We are excited to offer this new class on using US census records. Virtually every US genealogist uses census records, but not everyone is aware of how those records can be maximized for what they do contain. There are limitations to these records, but there are advantages to them as well. If you’ve wondered if you are getting the most out of US census records, this class is for you. Content: This three-week session will look at US census records from 1850 through 1940. Topics discussed will include: enumerator instructions and how information “got in the census” organization of original records working with family structure in 1850-1870 records correlating a family’s census records over time evaluating accuracy of census records determining other records suggested by a family’s enumerations […]
I’ll be speaking at the San Mateo County, California, Genealogical Society’s May 2019 workshop in Menlo Park, California. The seminar will be held on 4 May 2019. Registration details are on their website. Topics: Problem Solving Applied to Genealogy Organizing Online Research Researching the Entire Family and Beyond Finding Barbara’s Beaus and Gesche’s Girls I’m looking forward to the seminar. If you’re a regular reader in attendance, please come up and introduce yourself during one of the breaks! If you’d like to have Michael present at your conference or seminar, email him at mjnrootdig@gmail.com.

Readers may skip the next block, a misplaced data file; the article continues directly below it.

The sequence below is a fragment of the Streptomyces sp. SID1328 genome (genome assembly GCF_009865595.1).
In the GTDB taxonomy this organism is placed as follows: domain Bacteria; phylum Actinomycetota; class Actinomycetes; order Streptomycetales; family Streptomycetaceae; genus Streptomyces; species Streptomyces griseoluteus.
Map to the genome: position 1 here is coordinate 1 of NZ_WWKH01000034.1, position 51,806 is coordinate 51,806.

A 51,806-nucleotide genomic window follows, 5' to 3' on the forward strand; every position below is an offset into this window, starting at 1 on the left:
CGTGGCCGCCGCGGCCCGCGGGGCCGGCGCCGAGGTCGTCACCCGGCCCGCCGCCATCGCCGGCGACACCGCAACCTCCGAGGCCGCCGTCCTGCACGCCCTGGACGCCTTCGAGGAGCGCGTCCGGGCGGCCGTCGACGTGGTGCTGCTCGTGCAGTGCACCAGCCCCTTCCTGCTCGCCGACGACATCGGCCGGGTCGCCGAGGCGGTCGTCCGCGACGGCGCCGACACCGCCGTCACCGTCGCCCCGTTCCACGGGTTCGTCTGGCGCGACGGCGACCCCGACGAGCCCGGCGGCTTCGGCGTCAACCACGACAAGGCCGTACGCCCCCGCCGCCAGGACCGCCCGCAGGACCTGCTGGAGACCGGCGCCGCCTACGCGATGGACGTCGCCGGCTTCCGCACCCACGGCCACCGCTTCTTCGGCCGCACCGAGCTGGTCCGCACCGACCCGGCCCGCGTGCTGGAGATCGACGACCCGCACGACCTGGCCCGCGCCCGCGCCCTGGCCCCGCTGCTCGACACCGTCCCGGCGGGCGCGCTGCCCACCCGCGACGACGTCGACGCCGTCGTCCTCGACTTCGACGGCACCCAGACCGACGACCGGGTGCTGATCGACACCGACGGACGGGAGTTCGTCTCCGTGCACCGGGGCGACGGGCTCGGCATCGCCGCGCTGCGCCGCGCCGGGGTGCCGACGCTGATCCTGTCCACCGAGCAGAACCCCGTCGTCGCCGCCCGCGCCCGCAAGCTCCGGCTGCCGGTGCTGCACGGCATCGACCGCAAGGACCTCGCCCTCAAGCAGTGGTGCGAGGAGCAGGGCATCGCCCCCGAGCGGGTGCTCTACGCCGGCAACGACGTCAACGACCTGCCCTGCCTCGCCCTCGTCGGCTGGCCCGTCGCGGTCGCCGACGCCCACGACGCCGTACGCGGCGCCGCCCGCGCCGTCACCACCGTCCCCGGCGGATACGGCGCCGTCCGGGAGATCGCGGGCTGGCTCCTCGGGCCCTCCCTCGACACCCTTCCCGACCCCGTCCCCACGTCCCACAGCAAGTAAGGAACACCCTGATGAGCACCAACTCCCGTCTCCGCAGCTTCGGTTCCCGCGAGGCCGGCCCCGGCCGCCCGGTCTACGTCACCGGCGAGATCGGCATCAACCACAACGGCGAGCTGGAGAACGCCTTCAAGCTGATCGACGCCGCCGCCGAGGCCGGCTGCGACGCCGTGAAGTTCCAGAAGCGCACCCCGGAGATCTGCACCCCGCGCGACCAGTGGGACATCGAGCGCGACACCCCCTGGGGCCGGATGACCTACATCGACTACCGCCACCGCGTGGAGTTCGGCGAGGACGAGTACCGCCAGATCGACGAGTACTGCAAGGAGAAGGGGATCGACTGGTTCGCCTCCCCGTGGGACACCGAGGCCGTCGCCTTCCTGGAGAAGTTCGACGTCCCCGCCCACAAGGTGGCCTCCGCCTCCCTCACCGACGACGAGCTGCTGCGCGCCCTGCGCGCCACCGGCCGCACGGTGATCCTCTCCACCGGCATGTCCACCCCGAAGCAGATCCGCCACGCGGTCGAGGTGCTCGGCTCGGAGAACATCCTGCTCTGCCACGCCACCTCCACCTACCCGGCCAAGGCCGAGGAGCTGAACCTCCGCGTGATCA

US Census records before 1880 do not give relationship to the head of the household. The oldest male and female are often husband and wife–but occasionally they are siblings or there is another relationship. If other records provide evidence that the oldest male and female in a household were married, remember that the children may not all be theirs together. Some could be his, some could be hers, some could be theirs, and some could have another relationship to one or both of the oldest male and female in the household. Remember the pre-1880 US census indicated who was living in a household. That household may have been a married couple and their children (sometimes referred to as the “traditional household”) or another set of relationships. Those “non-traditional” […]
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